Bourne’s House Restaurant in Franklinton, Louisiana, admitted federal law violation when it terminated and afterward refused to recruit an employee due to her pregnancy.
The restaurant and the U.S. Equal Employment Opportunity Commission (EEOC) have resolved the lawsuit through a consent decree, reported in the EEOC press release.
Considering the facts admitted by the restaurant and stated by the court in the verdict, a newly recruited employee was terminated by a manager at Franklinton restaurant located in Louisiana.
The manager informed the employee through a social media message that she was terminated because she was pregnant.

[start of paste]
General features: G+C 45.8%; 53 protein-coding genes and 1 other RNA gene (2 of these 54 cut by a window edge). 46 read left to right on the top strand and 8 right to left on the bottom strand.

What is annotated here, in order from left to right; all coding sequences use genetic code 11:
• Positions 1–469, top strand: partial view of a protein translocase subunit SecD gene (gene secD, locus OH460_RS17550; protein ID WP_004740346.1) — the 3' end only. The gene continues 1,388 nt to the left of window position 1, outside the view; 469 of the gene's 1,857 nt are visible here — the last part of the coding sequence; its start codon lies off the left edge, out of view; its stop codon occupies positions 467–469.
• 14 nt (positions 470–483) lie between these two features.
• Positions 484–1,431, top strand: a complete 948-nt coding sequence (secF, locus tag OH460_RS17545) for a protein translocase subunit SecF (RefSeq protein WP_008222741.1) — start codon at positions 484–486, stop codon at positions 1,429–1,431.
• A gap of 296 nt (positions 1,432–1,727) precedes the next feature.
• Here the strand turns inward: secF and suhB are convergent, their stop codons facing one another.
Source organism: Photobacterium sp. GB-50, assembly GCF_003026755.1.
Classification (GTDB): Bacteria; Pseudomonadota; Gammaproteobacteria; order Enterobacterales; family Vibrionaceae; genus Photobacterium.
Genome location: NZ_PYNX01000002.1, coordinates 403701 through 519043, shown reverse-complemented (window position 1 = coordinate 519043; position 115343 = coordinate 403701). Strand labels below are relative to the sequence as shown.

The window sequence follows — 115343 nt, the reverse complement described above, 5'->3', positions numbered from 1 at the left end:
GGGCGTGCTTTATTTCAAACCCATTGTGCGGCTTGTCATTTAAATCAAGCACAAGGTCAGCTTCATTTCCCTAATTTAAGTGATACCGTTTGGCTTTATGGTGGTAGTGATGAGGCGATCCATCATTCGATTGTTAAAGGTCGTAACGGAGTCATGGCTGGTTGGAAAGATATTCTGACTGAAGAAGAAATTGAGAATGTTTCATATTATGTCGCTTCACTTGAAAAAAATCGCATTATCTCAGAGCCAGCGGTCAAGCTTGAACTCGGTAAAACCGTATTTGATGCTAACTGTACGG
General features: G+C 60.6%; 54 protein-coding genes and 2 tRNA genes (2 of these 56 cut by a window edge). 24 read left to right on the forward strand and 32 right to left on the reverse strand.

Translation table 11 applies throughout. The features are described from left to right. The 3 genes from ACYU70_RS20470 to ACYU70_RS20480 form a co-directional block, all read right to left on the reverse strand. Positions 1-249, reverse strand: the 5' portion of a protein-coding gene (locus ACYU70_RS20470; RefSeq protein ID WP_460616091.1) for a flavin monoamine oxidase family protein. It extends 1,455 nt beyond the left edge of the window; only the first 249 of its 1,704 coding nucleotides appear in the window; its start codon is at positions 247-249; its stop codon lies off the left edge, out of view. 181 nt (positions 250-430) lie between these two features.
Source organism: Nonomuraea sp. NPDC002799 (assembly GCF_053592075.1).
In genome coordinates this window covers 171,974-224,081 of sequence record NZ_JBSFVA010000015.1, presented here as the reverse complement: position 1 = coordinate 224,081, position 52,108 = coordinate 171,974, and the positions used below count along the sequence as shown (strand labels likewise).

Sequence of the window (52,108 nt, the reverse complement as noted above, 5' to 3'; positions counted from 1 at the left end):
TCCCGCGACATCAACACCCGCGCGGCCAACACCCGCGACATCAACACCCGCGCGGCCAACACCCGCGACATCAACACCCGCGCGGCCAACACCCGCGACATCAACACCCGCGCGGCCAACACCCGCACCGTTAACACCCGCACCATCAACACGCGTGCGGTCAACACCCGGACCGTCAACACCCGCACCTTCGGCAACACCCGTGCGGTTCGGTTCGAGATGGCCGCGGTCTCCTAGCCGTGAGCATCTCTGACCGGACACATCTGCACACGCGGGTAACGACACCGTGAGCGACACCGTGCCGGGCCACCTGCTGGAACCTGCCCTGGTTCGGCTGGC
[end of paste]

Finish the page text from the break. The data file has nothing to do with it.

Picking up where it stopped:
Although the female employee reapplied for the job several months later, the Bourne’s House has marked her application as ‘pregnant’ and refrained from recruiting her.
Such treatment violated Title VII of the Civil Rights Act of 1964, forbidding pregnancy-associated discrimination. The EEOC filed the lawsuit after attempting to make a pre-litigation settlement.
The 5-year consent decree states that Bourne’s House, LLC should pay $30,000 as damages to the former employee. Further, it must revise policies, conduct training, post a notice that upholds its obligations under Title VII and submit frequent reports to the EEOC.
- Sustaita, regional attorney for the EEOC Houston District Office, stated that the court’s verdict conveys a clear message that pregnant employees are eligible for the same opportunities as all other employees.
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